So yes, I believe pay matters but not as significant as many portray. As long as you're competitive with your pay structure. Don’t feel like you have to be the top paying school in the neighborhood - you just have to be the loudest and the proudest! AND your school has a determined mindset and workplace vision and is not afraid to share that story everywhere they go.

Retaining childcare employees

2. Connection and Common Ground

Secondly, let’s shift our focus to connecting instead of all the bells and whistles. When you are able to build an emotional connection to your story - this is how you lead with vulnerability and this is how you win with hiring! 


What does this mean to have a connection?  

  • Sharing your story with your prospective new hire
  • Finding out details of their life story (ask some of these types of questions: 
    • what groups they belong to, 
    • what has been the most inspirational moments in their life, 
    • what has been a pivotal decision they have made, 
    • what would make them the happiest at the end of the day). 
    • These kinds of questions should instigate answers that will tap into a candidate's life story.

Find common ground. Try everything you can do to connect on a personal level - a place where you have some commonalities.

Hiring childcare employees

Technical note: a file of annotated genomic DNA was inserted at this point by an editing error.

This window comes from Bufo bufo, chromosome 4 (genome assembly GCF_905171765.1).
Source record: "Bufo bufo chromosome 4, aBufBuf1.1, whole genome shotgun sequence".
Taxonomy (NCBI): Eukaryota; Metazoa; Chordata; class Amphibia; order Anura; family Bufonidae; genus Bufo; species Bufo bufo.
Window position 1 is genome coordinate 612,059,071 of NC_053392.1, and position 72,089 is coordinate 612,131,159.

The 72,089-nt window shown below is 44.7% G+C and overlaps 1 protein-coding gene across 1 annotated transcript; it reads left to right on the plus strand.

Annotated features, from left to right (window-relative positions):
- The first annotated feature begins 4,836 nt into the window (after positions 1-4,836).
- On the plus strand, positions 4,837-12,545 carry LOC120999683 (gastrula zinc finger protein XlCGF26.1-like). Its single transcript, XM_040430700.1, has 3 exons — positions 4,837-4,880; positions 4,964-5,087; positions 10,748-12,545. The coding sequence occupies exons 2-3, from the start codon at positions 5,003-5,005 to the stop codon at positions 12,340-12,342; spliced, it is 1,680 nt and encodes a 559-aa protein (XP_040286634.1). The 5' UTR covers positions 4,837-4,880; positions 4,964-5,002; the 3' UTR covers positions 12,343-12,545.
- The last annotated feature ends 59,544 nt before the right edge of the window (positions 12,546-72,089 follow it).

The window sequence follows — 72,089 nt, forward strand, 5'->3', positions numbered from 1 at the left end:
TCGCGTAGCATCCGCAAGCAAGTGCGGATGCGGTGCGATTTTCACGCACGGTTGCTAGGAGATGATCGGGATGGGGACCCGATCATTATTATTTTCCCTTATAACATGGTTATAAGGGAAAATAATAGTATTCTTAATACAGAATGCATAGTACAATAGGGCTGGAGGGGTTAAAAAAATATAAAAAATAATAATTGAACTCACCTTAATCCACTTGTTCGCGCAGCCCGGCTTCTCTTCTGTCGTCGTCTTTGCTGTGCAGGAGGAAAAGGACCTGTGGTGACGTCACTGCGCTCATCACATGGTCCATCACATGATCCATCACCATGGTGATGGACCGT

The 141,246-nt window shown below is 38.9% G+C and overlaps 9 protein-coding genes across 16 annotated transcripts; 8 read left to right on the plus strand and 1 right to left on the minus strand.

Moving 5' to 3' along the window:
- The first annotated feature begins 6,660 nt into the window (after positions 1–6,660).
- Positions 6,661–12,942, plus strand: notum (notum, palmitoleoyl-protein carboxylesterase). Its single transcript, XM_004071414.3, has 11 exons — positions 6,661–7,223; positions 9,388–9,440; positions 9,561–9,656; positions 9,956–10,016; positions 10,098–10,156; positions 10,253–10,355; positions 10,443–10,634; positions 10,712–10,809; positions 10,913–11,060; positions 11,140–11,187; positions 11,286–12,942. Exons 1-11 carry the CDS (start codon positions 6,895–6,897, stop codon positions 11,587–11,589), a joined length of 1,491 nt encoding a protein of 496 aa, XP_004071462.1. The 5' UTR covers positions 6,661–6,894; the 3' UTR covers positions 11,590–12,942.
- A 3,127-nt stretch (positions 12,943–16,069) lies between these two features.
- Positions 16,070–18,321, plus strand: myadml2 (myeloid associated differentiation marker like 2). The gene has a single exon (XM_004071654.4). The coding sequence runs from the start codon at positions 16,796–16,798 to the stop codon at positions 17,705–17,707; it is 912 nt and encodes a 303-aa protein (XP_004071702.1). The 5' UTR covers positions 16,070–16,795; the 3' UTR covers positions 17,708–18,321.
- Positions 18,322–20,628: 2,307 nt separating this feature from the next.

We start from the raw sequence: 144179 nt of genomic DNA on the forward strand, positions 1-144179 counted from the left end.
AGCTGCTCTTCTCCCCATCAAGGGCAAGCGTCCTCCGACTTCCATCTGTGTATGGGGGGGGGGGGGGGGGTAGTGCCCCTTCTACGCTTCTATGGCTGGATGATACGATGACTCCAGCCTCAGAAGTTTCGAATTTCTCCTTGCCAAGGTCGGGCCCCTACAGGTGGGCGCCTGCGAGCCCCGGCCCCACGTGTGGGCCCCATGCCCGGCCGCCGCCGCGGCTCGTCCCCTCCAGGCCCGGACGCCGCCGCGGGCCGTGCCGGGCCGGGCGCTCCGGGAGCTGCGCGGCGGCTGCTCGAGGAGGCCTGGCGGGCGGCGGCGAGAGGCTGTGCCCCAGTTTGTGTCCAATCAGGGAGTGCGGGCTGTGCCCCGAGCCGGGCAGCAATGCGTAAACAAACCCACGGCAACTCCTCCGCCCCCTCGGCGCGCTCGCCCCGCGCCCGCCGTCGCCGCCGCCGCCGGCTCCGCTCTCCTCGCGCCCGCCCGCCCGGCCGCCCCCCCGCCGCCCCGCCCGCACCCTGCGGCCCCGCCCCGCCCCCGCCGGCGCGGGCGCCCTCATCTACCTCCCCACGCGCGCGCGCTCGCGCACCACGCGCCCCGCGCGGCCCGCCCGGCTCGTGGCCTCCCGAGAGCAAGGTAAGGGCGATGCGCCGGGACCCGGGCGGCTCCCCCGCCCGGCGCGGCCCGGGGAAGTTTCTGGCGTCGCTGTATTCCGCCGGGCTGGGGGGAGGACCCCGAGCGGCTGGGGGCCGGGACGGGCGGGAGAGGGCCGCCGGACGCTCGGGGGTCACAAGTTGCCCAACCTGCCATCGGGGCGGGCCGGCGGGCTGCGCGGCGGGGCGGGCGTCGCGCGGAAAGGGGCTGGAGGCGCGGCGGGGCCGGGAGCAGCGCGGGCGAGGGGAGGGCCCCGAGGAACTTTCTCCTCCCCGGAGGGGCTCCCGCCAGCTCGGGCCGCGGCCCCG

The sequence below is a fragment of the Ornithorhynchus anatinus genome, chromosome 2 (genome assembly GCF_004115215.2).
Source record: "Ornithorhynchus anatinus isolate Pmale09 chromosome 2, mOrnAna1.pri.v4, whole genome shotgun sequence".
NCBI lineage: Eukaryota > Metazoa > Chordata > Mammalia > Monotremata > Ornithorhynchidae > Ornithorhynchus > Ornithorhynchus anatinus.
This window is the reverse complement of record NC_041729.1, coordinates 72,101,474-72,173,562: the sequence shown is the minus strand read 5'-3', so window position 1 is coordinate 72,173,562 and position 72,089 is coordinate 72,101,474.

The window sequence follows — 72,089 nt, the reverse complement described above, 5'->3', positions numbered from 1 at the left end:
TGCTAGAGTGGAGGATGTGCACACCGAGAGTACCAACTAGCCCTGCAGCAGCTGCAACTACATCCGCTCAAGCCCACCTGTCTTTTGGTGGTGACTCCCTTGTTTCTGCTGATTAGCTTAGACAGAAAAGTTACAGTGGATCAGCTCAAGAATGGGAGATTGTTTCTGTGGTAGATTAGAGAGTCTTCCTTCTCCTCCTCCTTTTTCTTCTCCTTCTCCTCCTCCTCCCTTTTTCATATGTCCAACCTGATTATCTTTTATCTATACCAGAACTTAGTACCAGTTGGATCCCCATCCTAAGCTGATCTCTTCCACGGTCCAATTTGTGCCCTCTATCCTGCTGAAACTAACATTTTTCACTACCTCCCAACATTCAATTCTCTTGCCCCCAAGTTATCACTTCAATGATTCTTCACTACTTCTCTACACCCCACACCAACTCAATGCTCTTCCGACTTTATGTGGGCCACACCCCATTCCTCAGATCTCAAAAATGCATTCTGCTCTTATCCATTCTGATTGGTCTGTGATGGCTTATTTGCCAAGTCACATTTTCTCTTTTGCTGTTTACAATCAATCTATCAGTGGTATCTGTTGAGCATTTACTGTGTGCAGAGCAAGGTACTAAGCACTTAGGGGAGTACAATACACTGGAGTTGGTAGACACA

My husband was in the army for many years. When he retired, he began working for a company where he could bring our dog, make his own hours, and ultimately, a position where he had a lot of freedom. 


One day, while at work, a local company called him asking for him to come interview. Just to hear what they had to offer, he went and interviewed. He thought the company was interesting but not enough to make a move. 


Two other people from that company tried getting him to come work there. He turned them all down until the owner called him and asked him to lunch. The owner shared a story of going to Baghdad in a Chinook (like a helicopter) to ensure his product was working correctly for the troops. Being a veteran who served in Iraq, my husband gained immediate respect for the owner and that COMMON GROUND that CONNECTION was all it took to make him switch careers. He immediately took the job.

Notice in that story, that pay wasn’t a factor. Flexibility wasn’t a factor. Our dog wasn’t even a factor. It was merely the respect built from that commonality that had him make the move. 


When you are interviewing, keep in mind that connection and common ground factor. People want to be around other people who can energize and enhance their lives. They will in turn, then transform their energy back to you- CONNECT AT THIS LEVEL - get them to see your energy, your experience, and your ability to build relationships. 


So overall, when attracting new candidates - it starts with our mindset, then using that mindset to create a high energy, impactful vision for your workplace experience, then cascading that vision into every aspect of your hiring process (ads, career page, social media, interviews, environment). Finally be competitive and thoughtful about pay, incentives, and benefits but place a higher emphasis on the connection you build during those first formative experiences with potential candidates. 

Retaining childcare employees

Retain Them Once They Join The Team